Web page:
While there's always been something definitively matter-of-fact about the title of the Balearic compilation series, the music they showcase is rarely less than magical. That's certainly the case on this fourth annual instalment. Naturally, the selections touch on a variety of Balearic staples, including Vangelis-influenced instrumental bliss (Max Essa's sublime opener), hypnotic, slow motion grooves (see Simon Peter's wonderful, jazz guitar-flecked "Ottimismo"), flamenco guitar-laden haziness (a killer On-U-Sound version of Los Twangueros's "Entre Dos Aguas"), swirling synth-pop/nu-disco fusion (Faze Action remixing Private Agenda), loved-up blue-eyed soul (Quinn Luke) and deep space electronics (Fabrizio Mammarella's enveloping Ambient Mix of Gallo's "Faron").
The Nightnoise imprint has become synonymous with quality electronic experiments, particularly of the balearic category, and they're known for pushing out new talent on the regular. Tales Of Voodoo is their latest catch, a producer who clearly has a vision in mind for what he wants his music to be - "Sun Cymbals" is a joyous, almost tribal groove that sways left to right, from house to something altogether undefined; "Moon Rituals" is the darker, more percussive evolution of the track heads way out into the ether. There's two remixes, Jose Manuel's starry-eyed revisioning of "Sun Cymbals", and Yarni's hyper-space-deep-house rework of "Moon Rituals". Fly.
Since Emeralds disbanded earlier in the decade, Steve Hauschildt has impressed with a serious of largely overlooked albums on Kranky that showcased his innate ability to craft distinctly melodic music that sits somewhere between IDM, slowly shifting ambient, droning soundscapes and more ethereal home listening techno. Dissolvi, his first album for Ghostly International, could well be his most accomplished solo work to date. While it explores similar sonic territory to previous full-length releases, the set is bolder, more atmospheric and, at times, intensely beautiful. While undoubtedly fresh, those with long memories will note audible nods to ambient and deep techno greats of the early 1990s, including Jonah Sharp (Spacetime Continuum), Pete Namlook and, most obviously, Boards of Canada. In a word: timeless.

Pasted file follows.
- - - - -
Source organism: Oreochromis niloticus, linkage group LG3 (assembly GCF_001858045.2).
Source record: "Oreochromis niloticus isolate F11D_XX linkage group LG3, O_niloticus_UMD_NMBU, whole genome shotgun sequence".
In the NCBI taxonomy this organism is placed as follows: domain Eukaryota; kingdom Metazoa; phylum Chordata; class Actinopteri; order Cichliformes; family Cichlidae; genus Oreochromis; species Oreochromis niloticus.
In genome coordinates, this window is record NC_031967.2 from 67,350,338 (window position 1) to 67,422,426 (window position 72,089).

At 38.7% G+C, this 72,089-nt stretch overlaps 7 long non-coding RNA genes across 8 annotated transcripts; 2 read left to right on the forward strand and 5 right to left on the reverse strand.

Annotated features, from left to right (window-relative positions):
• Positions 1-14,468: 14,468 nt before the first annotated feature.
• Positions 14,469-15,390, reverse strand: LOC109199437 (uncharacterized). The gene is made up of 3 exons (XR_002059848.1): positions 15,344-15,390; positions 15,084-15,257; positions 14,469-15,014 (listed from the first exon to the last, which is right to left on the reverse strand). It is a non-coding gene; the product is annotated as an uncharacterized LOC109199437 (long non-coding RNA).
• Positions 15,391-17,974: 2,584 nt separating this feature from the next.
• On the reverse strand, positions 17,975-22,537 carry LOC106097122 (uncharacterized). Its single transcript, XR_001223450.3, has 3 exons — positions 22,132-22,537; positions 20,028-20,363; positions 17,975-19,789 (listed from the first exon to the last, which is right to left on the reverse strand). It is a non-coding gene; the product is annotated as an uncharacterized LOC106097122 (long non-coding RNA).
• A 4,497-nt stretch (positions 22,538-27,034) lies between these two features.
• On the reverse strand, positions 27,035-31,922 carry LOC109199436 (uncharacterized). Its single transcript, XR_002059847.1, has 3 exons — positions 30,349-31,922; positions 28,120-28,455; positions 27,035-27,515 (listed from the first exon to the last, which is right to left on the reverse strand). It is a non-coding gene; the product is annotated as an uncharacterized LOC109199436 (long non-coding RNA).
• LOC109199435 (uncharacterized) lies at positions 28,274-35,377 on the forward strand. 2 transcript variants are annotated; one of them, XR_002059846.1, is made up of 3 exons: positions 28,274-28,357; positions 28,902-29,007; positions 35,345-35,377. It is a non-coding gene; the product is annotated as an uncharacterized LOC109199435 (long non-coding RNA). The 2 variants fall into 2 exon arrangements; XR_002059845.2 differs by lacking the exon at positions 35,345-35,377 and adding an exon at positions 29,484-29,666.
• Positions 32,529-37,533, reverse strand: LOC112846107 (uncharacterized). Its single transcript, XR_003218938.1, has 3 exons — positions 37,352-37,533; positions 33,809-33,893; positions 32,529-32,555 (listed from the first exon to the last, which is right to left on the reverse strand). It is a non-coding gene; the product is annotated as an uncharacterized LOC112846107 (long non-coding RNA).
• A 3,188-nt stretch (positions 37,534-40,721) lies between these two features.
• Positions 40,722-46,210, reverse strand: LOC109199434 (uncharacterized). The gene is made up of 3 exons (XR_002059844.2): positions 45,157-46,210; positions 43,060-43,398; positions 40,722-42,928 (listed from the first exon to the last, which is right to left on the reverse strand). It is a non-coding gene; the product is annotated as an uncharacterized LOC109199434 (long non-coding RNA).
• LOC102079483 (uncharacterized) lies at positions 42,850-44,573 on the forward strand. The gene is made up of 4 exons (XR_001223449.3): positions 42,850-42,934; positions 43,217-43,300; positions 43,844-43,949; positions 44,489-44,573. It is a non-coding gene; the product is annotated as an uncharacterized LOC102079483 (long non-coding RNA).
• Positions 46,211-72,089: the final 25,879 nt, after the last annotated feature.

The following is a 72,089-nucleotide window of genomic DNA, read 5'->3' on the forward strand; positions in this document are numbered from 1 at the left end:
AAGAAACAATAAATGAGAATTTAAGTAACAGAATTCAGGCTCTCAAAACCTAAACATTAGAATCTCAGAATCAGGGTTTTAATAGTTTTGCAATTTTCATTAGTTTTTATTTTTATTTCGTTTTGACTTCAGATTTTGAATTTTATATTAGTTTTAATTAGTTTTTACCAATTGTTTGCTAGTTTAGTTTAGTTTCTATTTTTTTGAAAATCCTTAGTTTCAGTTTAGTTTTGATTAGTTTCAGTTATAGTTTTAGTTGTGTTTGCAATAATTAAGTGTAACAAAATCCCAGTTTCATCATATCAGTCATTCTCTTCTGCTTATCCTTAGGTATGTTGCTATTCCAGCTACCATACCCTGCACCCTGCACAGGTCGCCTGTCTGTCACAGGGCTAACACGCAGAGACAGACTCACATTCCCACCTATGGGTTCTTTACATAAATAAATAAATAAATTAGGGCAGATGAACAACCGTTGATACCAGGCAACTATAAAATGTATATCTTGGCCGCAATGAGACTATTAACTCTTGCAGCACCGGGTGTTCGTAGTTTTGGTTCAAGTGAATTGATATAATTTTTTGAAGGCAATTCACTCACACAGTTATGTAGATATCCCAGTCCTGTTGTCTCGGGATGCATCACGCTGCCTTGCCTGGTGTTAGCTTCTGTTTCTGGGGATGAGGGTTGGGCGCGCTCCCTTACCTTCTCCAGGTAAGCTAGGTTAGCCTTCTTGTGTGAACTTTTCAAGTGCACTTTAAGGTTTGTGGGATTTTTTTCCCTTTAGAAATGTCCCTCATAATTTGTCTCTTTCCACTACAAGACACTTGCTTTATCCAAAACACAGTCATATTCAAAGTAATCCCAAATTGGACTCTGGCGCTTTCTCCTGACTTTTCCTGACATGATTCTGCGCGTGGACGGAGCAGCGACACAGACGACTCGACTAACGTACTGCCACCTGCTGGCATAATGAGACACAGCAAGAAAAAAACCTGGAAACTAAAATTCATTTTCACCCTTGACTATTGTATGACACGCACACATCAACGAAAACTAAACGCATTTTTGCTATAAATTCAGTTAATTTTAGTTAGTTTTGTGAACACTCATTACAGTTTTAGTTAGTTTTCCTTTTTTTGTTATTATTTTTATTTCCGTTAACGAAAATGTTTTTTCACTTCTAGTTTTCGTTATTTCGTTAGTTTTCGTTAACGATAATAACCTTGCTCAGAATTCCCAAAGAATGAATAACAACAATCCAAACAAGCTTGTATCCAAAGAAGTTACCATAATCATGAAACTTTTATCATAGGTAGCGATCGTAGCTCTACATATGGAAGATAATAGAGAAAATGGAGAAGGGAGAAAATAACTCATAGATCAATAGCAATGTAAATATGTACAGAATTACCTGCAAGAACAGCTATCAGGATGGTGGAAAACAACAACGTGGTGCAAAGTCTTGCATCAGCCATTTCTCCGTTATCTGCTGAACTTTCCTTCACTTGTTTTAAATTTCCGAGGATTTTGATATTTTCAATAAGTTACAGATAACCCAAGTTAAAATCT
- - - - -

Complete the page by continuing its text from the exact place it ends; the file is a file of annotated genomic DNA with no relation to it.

Eclectics has been quietly getting on with the business of releasing essential music for over a year now, establishing itself as a label that has quality as the only constant in a wide-ranging back catalogue. This latest release is no exception, but that's not to say it isn't exceptional. All the way from Daytona Beach in Florida, Justin Weems aka Faint Waves, brings music to fall for in a big way. The Paradise Lost EP features the soothing, shimmering celestial new age tones of the title track, which receives a neon-lit rework by San Francisco's Dream Chimney. Then the chilled-out balearica of "Sea Of Dreams" also gets remixed: this time by Sentrall Records Rollmottle who takes it into deep and dark kosmische territory.
Having excelled via a series of mind-blowing reissues, the Isle of Jura label has given birth to a new offshoot focusing on fresh material, Temple of Jura. The sub-label's debut EP is a notably dub-wise affair, featuring killer cuts from Melbourne man Len Leise and Adelaide-based overlords Jura Soundsystem. Liese's picturesque and breezy "Dear Adrian" is a perfectly pitched tribute to Adrian Sherwood's 1980s peak with a glistening Balearic sheen. It's very good, of course, but it's the three versions of Jura Soundsystem's "Udaberri Blues" that have really set our pulses racing. The rootsy, floor-friendly original version comes accompanied by a heavyweight, breakbeat-driven Dub straight from the top drawer, and a blissfully brilliant Space Mix that sounds like a long lost, undiscovered relic from the ambient house era.
Chamber music composer turned electronic music producer Paul Frick has been rather quiet of late, with his last solo release of note coming way back in 2011 via Kalk Pets. Happily, this belated return to action - a fine full-length excursion on R&S's downtempo offshoot Apollo - is one of his strongest releases to date. It's largely humid and tropical in tone, with the producer fusing field recordings of nature and manipulated tropical drums with all manner of lilting, ear-pleasing musical touches. It's rather hard to pigeonhole, all told, but there's little to fault. The producer's ability to balance feverish soundscapes and blissful home listening fare with more floor-friendly compositions is arguably the album's defining feature, with his knack of crafting entertaining and melodious experimental music coming a close second.